The Social Impact of Poverty on Public Education

Poverty is on the rise in America and is creating a phenomenon known as the “poverty trap.” Public schools are having to deal with its negative effects more and more every year. This is important for schools because poverty greatly decreases student learning ability, and public schools and teachers must become more creative at finding ways to mitigate the negative effects of poverty in the classroom. During an era of increasing public education “reform,” it’s important to keep poverty in mind as a factor of student achievement.

The US is currently one of only three countries in the OECD community (out of 34) that spend as little on welfare for families in poverty, that do as little for helping children in poverty, and that do not equalize educational opportunity for children in poor communities (1). This must change if the United States is going to be economically competitive with other industrialized countries in the future.

Nobel Prize winning economist Joseph Stiglitz, in his book The Price of Inequality, states that “Other countries, not as rich as the United States, have done a better job of reducing poverty and inequality” (2). Some examples are Scandinavian countries, such as Finland and Norway, and some Asian countries, such as Singapore and South Korea. Not surprisingly, these are also the countries with the highest PISA (Program for International Student Assessment) test scores. They are the highest performing countries for public education, and the one thing they’ve gotten right issocial equity – equal learning opportunity for all students. The social benefits of that achievement go far beyond the classroom. These countries also enjoy larger economic dividends because social equality for children translates into real long-term GDP (Gross Domestic Product) gains for these countries, not just social gains.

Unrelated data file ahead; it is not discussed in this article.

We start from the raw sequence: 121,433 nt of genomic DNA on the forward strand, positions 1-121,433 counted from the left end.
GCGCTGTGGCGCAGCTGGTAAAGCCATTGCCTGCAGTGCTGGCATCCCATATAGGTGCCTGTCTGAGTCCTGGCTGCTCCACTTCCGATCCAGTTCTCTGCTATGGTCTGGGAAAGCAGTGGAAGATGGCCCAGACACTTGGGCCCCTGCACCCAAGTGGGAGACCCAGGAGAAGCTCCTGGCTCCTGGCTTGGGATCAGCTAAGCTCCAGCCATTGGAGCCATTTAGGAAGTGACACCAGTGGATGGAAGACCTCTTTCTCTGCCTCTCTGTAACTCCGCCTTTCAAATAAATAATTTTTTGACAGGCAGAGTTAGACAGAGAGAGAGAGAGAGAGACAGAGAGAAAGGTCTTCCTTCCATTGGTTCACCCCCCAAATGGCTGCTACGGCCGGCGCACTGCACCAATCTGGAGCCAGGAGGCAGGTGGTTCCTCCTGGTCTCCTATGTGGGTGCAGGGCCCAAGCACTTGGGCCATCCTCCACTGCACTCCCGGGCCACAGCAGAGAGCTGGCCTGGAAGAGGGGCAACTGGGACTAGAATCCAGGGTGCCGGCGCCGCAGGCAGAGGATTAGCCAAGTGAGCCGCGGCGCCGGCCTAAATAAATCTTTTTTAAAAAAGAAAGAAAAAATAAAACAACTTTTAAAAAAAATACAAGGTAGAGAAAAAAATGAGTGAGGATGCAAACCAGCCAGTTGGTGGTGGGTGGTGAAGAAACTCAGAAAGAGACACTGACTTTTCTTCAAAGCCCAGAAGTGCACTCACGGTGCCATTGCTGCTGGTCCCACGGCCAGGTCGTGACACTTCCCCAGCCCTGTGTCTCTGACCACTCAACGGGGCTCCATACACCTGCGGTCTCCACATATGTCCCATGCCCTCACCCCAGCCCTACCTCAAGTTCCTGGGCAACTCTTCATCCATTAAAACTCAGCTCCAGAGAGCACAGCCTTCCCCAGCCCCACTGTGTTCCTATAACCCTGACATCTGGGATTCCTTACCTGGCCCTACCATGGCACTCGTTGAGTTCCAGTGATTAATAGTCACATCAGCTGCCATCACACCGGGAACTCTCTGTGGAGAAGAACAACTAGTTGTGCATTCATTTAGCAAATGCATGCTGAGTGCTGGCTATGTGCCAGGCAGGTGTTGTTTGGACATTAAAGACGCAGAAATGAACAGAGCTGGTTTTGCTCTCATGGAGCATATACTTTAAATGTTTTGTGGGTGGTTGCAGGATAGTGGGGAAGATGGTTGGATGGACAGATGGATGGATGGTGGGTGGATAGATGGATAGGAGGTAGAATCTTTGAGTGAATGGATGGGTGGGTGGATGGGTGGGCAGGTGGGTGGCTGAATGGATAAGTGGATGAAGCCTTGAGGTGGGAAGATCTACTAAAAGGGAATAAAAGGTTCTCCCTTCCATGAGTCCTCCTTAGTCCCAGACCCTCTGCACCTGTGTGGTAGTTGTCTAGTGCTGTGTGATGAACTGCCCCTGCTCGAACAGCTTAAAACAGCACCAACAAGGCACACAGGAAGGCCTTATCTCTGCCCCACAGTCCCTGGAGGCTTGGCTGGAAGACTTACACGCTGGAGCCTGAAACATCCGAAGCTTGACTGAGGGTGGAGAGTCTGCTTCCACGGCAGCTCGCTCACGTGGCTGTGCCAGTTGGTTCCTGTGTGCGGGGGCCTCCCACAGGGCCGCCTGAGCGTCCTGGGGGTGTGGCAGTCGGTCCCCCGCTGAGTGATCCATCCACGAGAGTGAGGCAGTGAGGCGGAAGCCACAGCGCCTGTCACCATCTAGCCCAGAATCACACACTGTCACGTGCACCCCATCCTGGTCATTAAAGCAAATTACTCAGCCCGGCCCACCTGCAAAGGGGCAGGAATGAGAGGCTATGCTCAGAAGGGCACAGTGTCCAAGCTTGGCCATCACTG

High poverty affects children with a high degree of instability. Stabilizing students’ most basic needs, such as food and shelter, is essential for success at learning in school. Parent involvement is also an important factor in a student’s academic success. When a child understands that education is important for his or her parents, then the child comes to value it as well. Having no books in the home is also a problem for families living in poverty. As is common in poor homes, both parents work, and one or both parent works 2-3 jobs just to survive. In these homes, there is frequently no time or energy leftover for reading. Reading is usually not a priority. But children need to see books in their home. They need to see that adults value reading, and children need to have adult reader role models.

Another negative effect of poverty is that when parents do not read, they do not have a very large vocabulary. And when children grow up not hearing a large variety of words from the adults around them, the vocabulary of those children suffers and it creates an academic downward spiral over time. Literacy is the most basic need that must be met first in order for learning to be successful for students.

With the shrinking of the middle class in the United States today and along with the growth of poverty, more and more students are coming to public schools with poverty’s effects negatively impacting their learning. Schools and teachers are doing what they can to mitigate for poverty and to improve student learning, but much more must be done politically and socially if teachers are to be successful at this very important but very difficult job of educating the next generations. It is in the best interest of the country to ensure that teachers are successful at teaching all students. Teachers need to be given the means necessary to achieve success. Everything that can be done to achieve equal opportunity and a minimum standard of living for the poorest among us will benefit the entire country in the long run.